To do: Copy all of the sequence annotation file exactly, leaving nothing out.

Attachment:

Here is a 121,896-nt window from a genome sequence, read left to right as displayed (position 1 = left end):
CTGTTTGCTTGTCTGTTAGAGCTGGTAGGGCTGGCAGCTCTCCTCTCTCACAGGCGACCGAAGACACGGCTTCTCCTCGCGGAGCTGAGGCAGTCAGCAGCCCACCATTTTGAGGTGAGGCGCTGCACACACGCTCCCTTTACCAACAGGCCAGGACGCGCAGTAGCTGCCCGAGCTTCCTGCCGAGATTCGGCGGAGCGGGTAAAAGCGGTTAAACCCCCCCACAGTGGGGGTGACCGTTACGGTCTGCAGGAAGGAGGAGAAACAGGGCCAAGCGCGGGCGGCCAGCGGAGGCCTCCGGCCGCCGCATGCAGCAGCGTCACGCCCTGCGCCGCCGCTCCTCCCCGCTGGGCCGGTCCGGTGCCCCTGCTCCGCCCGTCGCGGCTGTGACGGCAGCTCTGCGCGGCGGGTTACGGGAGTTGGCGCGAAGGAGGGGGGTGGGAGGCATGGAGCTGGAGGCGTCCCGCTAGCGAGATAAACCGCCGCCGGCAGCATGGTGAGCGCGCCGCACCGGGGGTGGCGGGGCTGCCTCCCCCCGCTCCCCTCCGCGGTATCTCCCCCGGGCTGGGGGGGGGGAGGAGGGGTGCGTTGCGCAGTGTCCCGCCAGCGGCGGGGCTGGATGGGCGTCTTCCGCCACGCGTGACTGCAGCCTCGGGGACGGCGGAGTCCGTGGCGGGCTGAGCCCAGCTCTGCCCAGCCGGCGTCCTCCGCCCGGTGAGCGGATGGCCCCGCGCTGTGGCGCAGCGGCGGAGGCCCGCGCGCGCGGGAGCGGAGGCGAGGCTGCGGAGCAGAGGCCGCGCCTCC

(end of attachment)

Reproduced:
Here is a 121,896-nt window from a genome sequence, read left to right as displayed (position 1 = left end):
CTGTTTGCTTGTCTGTTAGAGCTGGTAGGGCTGGCAGCTCTCCTCTCTCACAGGCGACCGAAGACACGGCTTCTCCTCGCGGAGCTGAGGCAGTCAGCAGCCCACCATTTTGAGGTGAGGCGCTGCACACACGCTCCCTTTACCAACAGGCCAGGACGCGCAGTAGCTGCCCGAGCTTCCTGCCGAGATTCGGCGGAGCGGGTAAAAGCGGTTAAACCCCCCCACAGTGGGGGTGACCGTTACGGTCTGCAGGAAGGAGGAGAAACAGGGCCAAGCGCGGGCGGCCAGCGGAGGCCTCCGGCCGCCGCATGCAGCAGCGTCACGCCCTGCGCCGCCGCTCCTCCCCGCTGGGCCGGTCCGGTGCCCCTGCTCCGCCCGTCGCGGCTGTGACGGCAGCTCTGCGCGGCGGGTTACGGGAGTTGGCGCGAAGGAGGGGGGTGGGAGGCATGGAGCTGGAGGCGTCCCGCTAGCGAGATAAACCGCCGCCGGCAGCATGGTGAGCGCGCCGCACCGGGGGTGGCGGGGCTGCCTCCCCCCGCTCCCCTCCGCGGTATCTCCCCCGGGCTGGGGGGGGGGAGGAGGGGTGCGTTGCGCAGTGTCCCGCCAGCGGCGGGGCTGGATGGGCGTCTTCCGCCACGCGTGACTGCAGCCTCGGGGACGGCGGAGTCCGTGGCGGGCTGAGCCCAGCTCTGCCCAGCCGGCGTCCTCCGCCCGGTGAGCGGATGGCCCCGCGCTGTGGCGCAGCGGCGGAGGCCCGCGCGCGCGGGAGCGGAGGCGAGGCTGCGGAGCAGAGGCCGCGCCTCC